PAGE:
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Hello! You asked what five things Mary Ann Bell carried with her in the novel 'The Things They Carried.'
1) She carries the normalcy and familiarity of home to the soldiers.
Although Rat Kiley is an unreliable narrator and 'had a reputation of exaggeration and overstatement,' we are nevertheless fascinated when he tells the soldiers in his unit the story of Mary Ann Bell. For all of them, she embodies all the familiar comforts and memories of home. She even arrives in 'white culottes and this sexy, pink sweater.'
2) She carries sweetness and innocence with her wherever she goes.
When she first arrives in Song Tra Bong, Mary Ann Bell is the all American girl, with 'long white legs and blue eyes and a complexion like strawberry ice-cream.' She has a 'bubbly personality,' a 'happy smile' and she just exudes a sexy 'come-get-me energy, coy and flirtatious.' All the soldiers fall a little in love with her.
3) Eventually, she wears the necklace of tongues around her neck, symbolizing her descent into animalistic degradation.
Initially, Mary Ann Bell's curiosity amuses the soldiers. It is a mystery to them. She learns some Vietnamese phrases and learns how to eat with her hands. Eventually, she joins the Green Berets and involves herself in their missions. Her feminine naivety soon gives way to masculine efficiency.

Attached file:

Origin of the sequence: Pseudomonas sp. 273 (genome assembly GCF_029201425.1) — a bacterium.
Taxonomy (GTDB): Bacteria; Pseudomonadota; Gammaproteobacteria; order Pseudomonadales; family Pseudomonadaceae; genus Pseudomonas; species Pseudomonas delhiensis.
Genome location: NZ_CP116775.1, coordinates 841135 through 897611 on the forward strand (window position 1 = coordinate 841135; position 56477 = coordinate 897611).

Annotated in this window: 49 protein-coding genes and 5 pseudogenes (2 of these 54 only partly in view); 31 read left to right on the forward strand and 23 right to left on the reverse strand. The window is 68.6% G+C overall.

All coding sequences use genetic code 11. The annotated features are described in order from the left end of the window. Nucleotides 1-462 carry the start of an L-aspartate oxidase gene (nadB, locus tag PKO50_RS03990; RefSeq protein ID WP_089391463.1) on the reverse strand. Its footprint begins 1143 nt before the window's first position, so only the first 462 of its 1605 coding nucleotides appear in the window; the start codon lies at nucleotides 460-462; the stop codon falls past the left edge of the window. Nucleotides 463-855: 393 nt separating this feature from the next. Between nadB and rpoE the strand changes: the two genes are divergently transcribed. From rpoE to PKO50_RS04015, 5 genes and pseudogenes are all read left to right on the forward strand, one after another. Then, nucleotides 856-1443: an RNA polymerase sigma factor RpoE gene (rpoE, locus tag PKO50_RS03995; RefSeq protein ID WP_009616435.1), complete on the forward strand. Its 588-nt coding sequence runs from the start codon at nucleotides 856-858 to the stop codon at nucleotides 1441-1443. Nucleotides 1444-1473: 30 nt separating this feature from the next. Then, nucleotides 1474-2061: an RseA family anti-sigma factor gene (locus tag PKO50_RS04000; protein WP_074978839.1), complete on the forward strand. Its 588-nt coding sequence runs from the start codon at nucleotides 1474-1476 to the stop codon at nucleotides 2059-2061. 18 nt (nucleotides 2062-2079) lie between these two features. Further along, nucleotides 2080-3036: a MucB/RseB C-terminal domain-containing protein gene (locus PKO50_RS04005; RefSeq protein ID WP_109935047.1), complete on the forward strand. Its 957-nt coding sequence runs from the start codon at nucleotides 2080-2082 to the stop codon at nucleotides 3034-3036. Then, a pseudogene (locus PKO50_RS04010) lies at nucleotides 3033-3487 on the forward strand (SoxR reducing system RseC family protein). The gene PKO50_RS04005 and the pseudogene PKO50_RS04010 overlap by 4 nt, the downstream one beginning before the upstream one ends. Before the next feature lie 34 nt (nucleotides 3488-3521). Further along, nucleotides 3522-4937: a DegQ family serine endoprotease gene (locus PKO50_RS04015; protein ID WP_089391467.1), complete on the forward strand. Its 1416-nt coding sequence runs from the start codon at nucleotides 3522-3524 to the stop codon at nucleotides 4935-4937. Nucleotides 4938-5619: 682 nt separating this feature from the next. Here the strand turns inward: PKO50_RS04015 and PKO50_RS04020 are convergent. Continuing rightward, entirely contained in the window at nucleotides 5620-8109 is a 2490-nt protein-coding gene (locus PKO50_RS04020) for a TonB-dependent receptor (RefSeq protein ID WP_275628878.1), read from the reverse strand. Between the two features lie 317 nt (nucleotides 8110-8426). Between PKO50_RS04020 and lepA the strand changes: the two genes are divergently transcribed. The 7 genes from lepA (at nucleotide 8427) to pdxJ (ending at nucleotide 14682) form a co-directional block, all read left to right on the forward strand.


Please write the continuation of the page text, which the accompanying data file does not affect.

Her body seemed foreign somehow—too stiff in places, too firm where the softness used to be. The bubbliness was gone. The nervous giggling, too. When she laughed now, which was rare, it was only when something struck her as truly funny. Her voice seemed to reorganize itself at a lower pitch.
4) She carries the wounds of war in her, evident in her loss of innocence and transformation into a fierce warrior.
When Mark Fossie enters the Green Beret station, he is met with the ferocious spectacle of blood, gore and horror:
Thick and numbing, like an animal's den, a mix of blood and scorched hair and excrement and the sweet-sour odor of moldering flesh —the stink of the kill. But that wasn't all. On a post at the rear of the hootch was the decayed head of a large black leopard; strips of yellow-brown skin dangled from the overhead rafters. And bones. Stacks of bones—all kinds.
Rat Kiley tells us that Mary Ann Bell has turned into just another animal, like the rest of them. It is the price of war, whether it is defensive or offensive warfare.
"I didn't know it was all that complicated. The girl joined the zoo. One more animal—end of story."
5) She carries the author's voice with her; as the sweetheart of the Song Tra Bong, she is the vehicle for the author's moral ambivalence towards the Vietnam War.
Mary Ann Bell's femininity and humanity are casualties of war. Through Mary Ann Bell, the author shows us how war affects us to our very depths.
Hope this helps. Thanks for the question!
Thank you so much for your help. I needed this as a guide for an English that I have due on Monday for a major grade. :)
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